At QUEST, we are committed to advancing Smart Energy Solutions, which are technological and fuel innovations that take advantage of opportunities to improve energy efficiency beyond individual buildings to encompass whole communities.

 

Traditional energy planning involves matching energy demand once development is finalized. As a result, energy systems are designed and developed after energy needs, such as for heating, cooling, and power for buildings new and existing, have been established, leaving little opportunity to reduce the need for energy in the first place.

 

QUEST is championing the reverse of this approach through the development of Smart Energy Communities, where decisions related to land-use planning, infrastructure for water and wastewater, waste management, personal mobility, goods movement, and building energy use for new and existing buildings are considered upfront and become opportunities to reduce energy use and to integrate and enhance the efficient use of energy at the community level from the outset.

 

For instance, a QUEST led Working Group in Ontario examined the potential to offset peak electricity demands with large central generation with combined heat and power (CHP), which would better match the heating, cooling and power needs of existing buildings, where they need it the most, locally. The result is Ontario could significantly reduce the reliance on large scale peaking generation and lower GHGs with more distributed energy resources.

 

Across Canada, QUEST is involved in helping to convene governments, utilities and energy service providers, the real-estate sector (owners, operators, and builders), the product and professional services sector, among others, to learn from one another, evaluate solutions and to implement Smart Energy Solutions through outcome focused working groups. As a result, communities from coast to coast are exploring opportunities to drive down energy use in existing buildings through with the application of clean growth technology applications.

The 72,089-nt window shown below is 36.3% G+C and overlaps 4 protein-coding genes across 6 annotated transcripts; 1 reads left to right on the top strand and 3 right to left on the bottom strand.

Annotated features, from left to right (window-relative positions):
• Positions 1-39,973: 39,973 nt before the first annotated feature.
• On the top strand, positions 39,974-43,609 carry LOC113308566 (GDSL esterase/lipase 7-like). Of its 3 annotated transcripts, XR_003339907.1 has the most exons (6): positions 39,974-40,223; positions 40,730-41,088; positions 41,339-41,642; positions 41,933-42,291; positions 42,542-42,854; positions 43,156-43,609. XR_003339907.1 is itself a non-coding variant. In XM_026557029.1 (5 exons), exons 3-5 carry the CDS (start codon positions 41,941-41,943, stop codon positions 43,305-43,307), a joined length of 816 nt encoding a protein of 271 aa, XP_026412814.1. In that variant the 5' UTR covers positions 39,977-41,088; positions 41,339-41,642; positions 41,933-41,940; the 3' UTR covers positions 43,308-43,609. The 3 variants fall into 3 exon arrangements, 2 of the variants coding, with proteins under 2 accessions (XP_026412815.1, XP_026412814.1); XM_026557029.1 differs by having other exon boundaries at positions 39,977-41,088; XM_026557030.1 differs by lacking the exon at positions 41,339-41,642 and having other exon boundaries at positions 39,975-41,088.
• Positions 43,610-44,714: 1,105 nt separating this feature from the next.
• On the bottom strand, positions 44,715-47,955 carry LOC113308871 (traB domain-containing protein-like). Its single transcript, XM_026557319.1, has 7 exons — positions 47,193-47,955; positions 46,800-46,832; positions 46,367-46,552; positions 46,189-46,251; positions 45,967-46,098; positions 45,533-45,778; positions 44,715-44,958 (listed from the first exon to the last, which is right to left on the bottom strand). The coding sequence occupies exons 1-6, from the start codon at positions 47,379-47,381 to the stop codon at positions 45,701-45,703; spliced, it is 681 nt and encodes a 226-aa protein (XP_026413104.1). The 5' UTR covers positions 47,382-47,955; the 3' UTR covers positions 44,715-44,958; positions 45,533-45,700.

To learn about what QUEST is doing to address the challenge of increasing energy end use and costs, join us at our national conference and tradeshow - Smart Energy Communities on the Hill - November 6-8 at the Delta Ottawa City Centre.

References

[1] Statistics Canada. 2017. 2016 Type of Dwelling. Statistics Canada Catalogue no.
98-400-X2016017. Ottawa, Ontario. May 3. https://goo.gl/vf5Vod (accessed October 5, 2017)
2 Statistics Canada. 2016. Survey of Commercial and Institutional Energy Use, 2014. Statistics Canada Catalogue no. 11-001-X. Ottawa, Ontario. September 16. http://www.statcan.gc.ca/daily-quotidien/160916/dq160916c-eng.pdf (accessed October 5, 2017)
3 Natural Resources Canada. 2017. Canada’s Secondary Energy Use by Sector, End Use and Subsector, 2014. Retrieved from https://oee.nrcan.gc.ca/corporate/statistics/neud/dpa/showTable.cfm?type=HB&sector=aaa&juris=ca&rn=2&page=0
4 Government of Canada. 2017. Pan-Canadian Framework on Clean Growth and Climate Change. Retrieved at https://www.canada.ca/content/dam/themes/environment/documents/weather1/20170125-en.pdf
5 Natural Resources Canada. 2014. Survey of Household Energy Use 2011. Retrieved from http://oee.nrcan.gc.ca/publications/statistics/sheu/2011/pdf/sheu2011.pdf
6 Natural Resources Canada. 2013. Survey of Commercial and Institutional Energy Use: Buildings 2009. Retrieved from http://oee.nrcan.gc.ca/publications/statistics/scieu/2009/pdf/scieu2009.pdf
7 ASHRAE. n.d. ASHRAE Equipment Life Expectancy chart. Retrieved from http://www.f22designs.com/cullum/wp-content/uploads/2013/02/ASHRAE_Chart_HVAC_Life_Expectancy%201.pdf
8 Consortium for Energy Efficiency. 2015. Residential Heating and Cooling Systems. Retrieved from https://library.cee1.org/sites/default/files/library/12006/CEE_ResidentialHeatingAndCoolingSystemsInitiative_May2015.pdf
9 Natural Resources Canada. 2017. Energy Fact Book 2016-2017. Retrieved from https://www.nrcan.gc.ca/sites/www.nrcan.gc.ca/files/energy/pdf/EnergyFactBook_2016_17_En.pdf
10 Community Energy Planning - A Competitive Advantage for Ontario - include footnote.  http://www.questcanada.org/files/download/ff5cd870c543cdd
11 Natural Resources Canada. 2016. Energy Efficiency Trends in Canada 1990 to 2013. Retrieved at https://www.nrcan.gc.ca/sites/www.nrcan.gc.ca/files/energy/pdf/trends2013.pdf 
12 QUEST. 2016. Community Energy Planning - A Competitive Advantage for Ontario. Retrieved from http://www.questcanada.org/files/download/ff5cd870c543cdd